A congregation of egrets has many collective names including skewer, siege, sedge, wedge, and congregation. I like the names siege and congregation and the above photo shows a siege of Great Egrets and Snowy Egrets preening after a day of fishing at the Jones River Salt Marsh.
The Great Egret doing the happy dance was fishing with a group of mixed herons and egrets when he began to leap about and flourish his wings. I couldn’t tell why from the distance I was shooting until returning to my office to look at the photos and saw he had a minnow in his mouth. What a show-off!
Don’t mess with these bad boys!
In no uncertain terms
Tussles over turf pop up regularly between the egrets and herons feeding in the marsh. They often conglomerate in one small area to fish for minnows, occasionally steeling a catch from one another, and there is always one who seems to be the big kahuna of the marsh.
Often asked this question, I thought it would be helpful to post the answer again, especially at this time of year when we see numerous numbers foraging in our marshes and along the shore. Both species of birds breed on Cape Ann and the coast of Massachusetts.
The first clue is size. Snowy Egrets are small, about the size of the Mallard Duck. Remember the letter S for small and snowy. Great Egrets are much larger, nearly identical in size to that of the Great Blue Heron.
Great Egret (Ardea alba)
Great Egrets have black feet and yellow bills. Snowy Egrets have reverse coloring, yellow feet and black bills.
Great Egrets stand very still while fishing. Snowy Egrets are wonderfully animated when foraging; they run quickly, walk determinedly, fly, and swish their feet around to stir up fish.
The magnificent Great Egret was very nearly hunted to extinction during the “Plume Bloom” of the early 20th century. Startling, cumbersome, and hideous, hats were fashioned with every manner of beautiful bird feather. Europeans were partial to exotic birds that were hunted the world over and they included hummingbirds, toucans, birds of paradise, the condor, and emu. The American milinery trade favored herons for their natural abundance. The atrocities committed by the murderous millinery led to the formation of the first Audubon and conservation societies however, what truly led to saving the birds from extinction was the boyish bob and other short hairstyles introduced in about 1913. The short cuts could not support the hat extravaganzas, which led to the popularity of the cloche and the demise of the plume-hunters.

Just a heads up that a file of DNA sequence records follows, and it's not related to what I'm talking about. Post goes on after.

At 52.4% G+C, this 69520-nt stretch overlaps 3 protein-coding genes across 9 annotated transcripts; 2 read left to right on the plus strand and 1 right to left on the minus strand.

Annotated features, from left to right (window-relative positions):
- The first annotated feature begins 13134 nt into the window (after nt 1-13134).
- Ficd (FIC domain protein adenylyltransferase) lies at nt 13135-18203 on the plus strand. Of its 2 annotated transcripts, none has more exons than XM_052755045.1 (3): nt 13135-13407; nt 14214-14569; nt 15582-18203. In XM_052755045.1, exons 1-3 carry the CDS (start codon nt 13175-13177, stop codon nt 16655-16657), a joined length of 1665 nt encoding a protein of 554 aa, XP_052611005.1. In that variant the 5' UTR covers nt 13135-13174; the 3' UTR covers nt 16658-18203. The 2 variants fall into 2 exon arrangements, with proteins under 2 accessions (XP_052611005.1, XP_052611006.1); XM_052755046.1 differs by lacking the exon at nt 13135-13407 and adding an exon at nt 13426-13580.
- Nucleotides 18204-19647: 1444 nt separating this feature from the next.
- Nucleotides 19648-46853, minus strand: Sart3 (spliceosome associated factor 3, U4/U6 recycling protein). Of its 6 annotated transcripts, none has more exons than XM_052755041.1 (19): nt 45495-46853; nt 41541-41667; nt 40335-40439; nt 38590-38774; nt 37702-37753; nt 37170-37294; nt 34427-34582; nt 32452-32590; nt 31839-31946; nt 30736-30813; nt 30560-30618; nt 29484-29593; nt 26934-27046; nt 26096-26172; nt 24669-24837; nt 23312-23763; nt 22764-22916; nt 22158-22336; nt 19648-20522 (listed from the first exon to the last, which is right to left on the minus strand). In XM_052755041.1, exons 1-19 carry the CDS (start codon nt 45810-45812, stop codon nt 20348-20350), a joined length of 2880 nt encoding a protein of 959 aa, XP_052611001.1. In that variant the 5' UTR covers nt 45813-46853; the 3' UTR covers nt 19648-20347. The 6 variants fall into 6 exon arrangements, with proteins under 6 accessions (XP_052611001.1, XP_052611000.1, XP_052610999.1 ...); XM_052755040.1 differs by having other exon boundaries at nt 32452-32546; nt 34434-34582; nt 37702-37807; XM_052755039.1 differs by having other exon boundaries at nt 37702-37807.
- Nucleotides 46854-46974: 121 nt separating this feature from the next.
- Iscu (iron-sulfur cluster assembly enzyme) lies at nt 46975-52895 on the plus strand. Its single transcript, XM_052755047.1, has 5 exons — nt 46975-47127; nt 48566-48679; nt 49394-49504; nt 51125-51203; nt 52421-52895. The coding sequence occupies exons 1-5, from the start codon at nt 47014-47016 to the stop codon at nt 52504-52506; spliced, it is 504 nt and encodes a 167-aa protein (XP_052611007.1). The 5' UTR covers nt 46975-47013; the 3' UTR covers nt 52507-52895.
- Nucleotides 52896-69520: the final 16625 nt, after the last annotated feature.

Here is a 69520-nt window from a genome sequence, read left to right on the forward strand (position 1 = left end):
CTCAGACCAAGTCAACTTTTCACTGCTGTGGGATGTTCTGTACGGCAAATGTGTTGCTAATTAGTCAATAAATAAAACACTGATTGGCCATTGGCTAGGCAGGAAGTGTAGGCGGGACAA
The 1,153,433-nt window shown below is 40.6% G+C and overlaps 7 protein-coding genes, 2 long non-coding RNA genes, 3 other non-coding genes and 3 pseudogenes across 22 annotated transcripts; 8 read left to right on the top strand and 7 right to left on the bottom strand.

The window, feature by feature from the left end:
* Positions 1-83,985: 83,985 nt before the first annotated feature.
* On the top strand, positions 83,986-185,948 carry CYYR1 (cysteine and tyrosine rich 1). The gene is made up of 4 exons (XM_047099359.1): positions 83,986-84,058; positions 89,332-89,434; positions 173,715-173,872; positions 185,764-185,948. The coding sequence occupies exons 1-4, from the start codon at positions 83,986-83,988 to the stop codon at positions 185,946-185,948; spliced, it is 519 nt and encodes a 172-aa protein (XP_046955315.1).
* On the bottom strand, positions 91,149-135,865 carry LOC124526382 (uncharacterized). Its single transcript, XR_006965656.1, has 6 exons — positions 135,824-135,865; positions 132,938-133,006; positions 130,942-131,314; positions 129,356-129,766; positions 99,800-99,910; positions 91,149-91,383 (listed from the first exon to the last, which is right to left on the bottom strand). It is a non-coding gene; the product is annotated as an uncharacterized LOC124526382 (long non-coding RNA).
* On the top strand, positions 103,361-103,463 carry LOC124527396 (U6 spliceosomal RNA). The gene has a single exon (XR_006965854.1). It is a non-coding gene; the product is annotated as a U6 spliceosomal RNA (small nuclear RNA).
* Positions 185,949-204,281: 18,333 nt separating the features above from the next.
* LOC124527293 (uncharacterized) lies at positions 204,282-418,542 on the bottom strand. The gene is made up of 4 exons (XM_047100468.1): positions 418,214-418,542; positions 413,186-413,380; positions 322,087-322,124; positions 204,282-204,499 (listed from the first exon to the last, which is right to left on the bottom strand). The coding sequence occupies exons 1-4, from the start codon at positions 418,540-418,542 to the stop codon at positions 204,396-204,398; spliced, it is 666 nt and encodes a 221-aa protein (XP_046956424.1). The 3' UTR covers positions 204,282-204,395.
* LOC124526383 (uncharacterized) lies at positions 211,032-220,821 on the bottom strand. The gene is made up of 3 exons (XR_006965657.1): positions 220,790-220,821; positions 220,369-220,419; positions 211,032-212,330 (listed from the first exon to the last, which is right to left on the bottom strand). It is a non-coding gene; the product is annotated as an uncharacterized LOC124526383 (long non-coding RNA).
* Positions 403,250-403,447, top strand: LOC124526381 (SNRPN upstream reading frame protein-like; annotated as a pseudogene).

A quick and easy reference on how tell the difference between the Snowy and Great Egrets, both white and both often times found feeding in the marsh and tide pools together: The Great Egret is greater in size and has a bright yellow bill, with black legs and black feet. The smaller Snowy Egret has the opposite markings, with unmistakeable cadmium yellow feet and a black bill.
In the above photo taken this morning, the egrets were too far away for my camera’s lens to get a really clear picture however, when cropped, you can see a side-by-side comparison. The Snowy Egret, with black bill and bright yellow feet, is flying in the background and the Great Egret, with black feet and yellow bill, is perched in the foreground.
More posts about Great Egret and Snowy Egrets: BIRDS OF CAPE ANN: GREAT EGRET VS. GREAT EGRET BEAUTIFUL GOOD HARBOR FOGGY MORNING SUNRISE, SNOWY EGRET, AND WHIMBRELS
On a gorgeous dawn this past season I filmed an epic battle between two, possibly three, Great Egrets at the Good Harbor Beach marsh. The battle lasted nearly ten minutes with the defending egret aggressively flying lower and beneath the intruder, preventing it from landing anywhere on the marsh.
Great Egrets have very interesting breeding behavior in that the male selects the nesting site and builds a platform nest of sticks and twigs in a tree, shrub, or on the ground near a marsh, prior to selecting a mate. Both parents incubate the eggs and feed the chicks, and both male and female vigorously defend the nesting territory. Perhaps that is what I had observed, a male and/or female defending their nesting site.
The Good Harbor Beach victor first surveyed the marsh from his perch on the adjacent cottage and, after determining his foe was defeated, swooped to the tide pool below to feed peaceably alonsgide the Great Blue Heron.
How do you tell the difference quickly between a Great Egret and Snowy Egret? If you saw the two species side-by-side it would be easy as the Great Egret is nearly a third as large as the Snowy Egret. I don’t often see them together so the easiest way for me to tell them apart is to remember that the smaller Snowy Egret has brilliant cadmium yellow feet and a black bill. The Great Egret has black feet and a yellow-orange bill.